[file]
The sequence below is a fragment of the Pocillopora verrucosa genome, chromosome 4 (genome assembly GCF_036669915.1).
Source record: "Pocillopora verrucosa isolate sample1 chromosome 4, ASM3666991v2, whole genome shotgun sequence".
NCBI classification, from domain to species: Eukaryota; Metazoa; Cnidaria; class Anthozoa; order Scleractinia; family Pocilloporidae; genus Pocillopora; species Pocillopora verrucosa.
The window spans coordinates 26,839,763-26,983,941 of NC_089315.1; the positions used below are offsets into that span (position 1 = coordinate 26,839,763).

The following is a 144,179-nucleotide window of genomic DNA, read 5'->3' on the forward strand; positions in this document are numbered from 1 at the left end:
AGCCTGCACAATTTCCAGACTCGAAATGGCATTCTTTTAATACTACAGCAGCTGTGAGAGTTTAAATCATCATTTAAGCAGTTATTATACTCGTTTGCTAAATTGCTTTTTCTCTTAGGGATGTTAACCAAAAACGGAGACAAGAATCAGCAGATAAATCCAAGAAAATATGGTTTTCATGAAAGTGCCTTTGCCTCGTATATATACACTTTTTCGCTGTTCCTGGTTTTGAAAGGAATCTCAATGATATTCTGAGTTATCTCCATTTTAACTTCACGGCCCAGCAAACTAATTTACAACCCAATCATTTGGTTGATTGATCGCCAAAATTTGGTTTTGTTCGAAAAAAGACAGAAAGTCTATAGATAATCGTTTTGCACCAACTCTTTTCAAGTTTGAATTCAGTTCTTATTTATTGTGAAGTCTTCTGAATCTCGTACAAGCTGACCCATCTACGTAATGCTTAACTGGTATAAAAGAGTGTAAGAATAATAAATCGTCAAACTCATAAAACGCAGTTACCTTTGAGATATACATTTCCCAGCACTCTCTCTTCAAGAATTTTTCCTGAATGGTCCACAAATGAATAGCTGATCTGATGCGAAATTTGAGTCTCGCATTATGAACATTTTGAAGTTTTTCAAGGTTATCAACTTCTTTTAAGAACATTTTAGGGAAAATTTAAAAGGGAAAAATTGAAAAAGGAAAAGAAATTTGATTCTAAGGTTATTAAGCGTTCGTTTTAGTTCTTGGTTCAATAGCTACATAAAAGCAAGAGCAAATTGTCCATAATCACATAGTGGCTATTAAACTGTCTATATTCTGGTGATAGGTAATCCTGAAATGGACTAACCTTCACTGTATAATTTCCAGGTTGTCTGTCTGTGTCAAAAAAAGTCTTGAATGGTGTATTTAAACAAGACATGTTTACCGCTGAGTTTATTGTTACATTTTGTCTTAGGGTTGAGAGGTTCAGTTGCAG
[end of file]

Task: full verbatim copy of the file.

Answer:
The sequence below is a fragment of the Pocillopora verrucosa genome, chromosome 4 (genome assembly GCF_036669915.1).
Source record: "Pocillopora verrucosa isolate sample1 chromosome 4, ASM3666991v2, whole genome shotgun sequence".
NCBI classification, from domain to species: Eukaryota; Metazoa; Cnidaria; class Anthozoa; order Scleractinia; family Pocilloporidae; genus Pocillopora; species Pocillopora verrucosa.
The window spans coordinates 26,839,763-26,983,941 of NC_089315.1; the positions used below are offsets into that span (position 1 = coordinate 26,839,763).

The following is a 144,179-nucleotide window of genomic DNA, read 5'->3' on the forward strand; positions in this document are numbered from 1 at the left end:
AGCCTGCACAATTTCCAGACTCGAAATGGCATTCTTTTAATACTACAGCAGCTGTGAGAGTTTAAATCATCATTTAAGCAGTTATTATACTCGTTTGCTAAATTGCTTTTTCTCTTAGGGATGTTAACCAAAAACGGAGACAAGAATCAGCAGATAAATCCAAGAAAATATGGTTTTCATGAAAGTGCCTTTGCCTCGTATATATACACTTTTTCGCTGTTCCTGGTTTTGAAAGGAATCTCAATGATATTCTGAGTTATCTCCATTTTAACTTCACGGCCCAGCAAACTAATTTACAACCCAATCATTTGGTTGATTGATCGCCAAAATTTGGTTTTGTTCGAAAAAAGACAGAAAGTCTATAGATAATCGTTTTGCACCAACTCTTTTCAAGTTTGAATTCAGTTCTTATTTATTGTGAAGTCTTCTGAATCTCGTACAAGCTGACCCATCTACGTAATGCTTAACTGGTATAAAAGAGTGTAAGAATAATAAATCGTCAAACTCATAAAACGCAGTTACCTTTGAGATATACATTTCCCAGCACTCTCTCTTCAAGAATTTTTCCTGAATGGTCCACAAATGAATAGCTGATCTGATGCGAAATTTGAGTCTCGCATTATGAACATTTTGAAGTTTTTCAAGGTTATCAACTTCTTTTAAGAACATTTTAGGGAAAATTTAAAAGGGAAAAATTGAAAAAGGAAAAGAAATTTGATTCTAAGGTTATTAAGCGTTCGTTTTAGTTCTTGGTTCAATAGCTACATAAAAGCAAGAGCAAATTGTCCATAATCACATAGTGGCTATTAAACTGTCTATATTCTGGTGATAGGTAATCCTGAAATGGACTAACCTTCACTGTATAATTTCCAGGTTGTCTGTCTGTGTCAAAAAAAGTCTTGAATGGTGTATTTAAACAAGACATGTTTACCGCTGAGTTTATTGTTACATTTTGTCTTAGGGTTGAGAGGTTCAGTTGCAG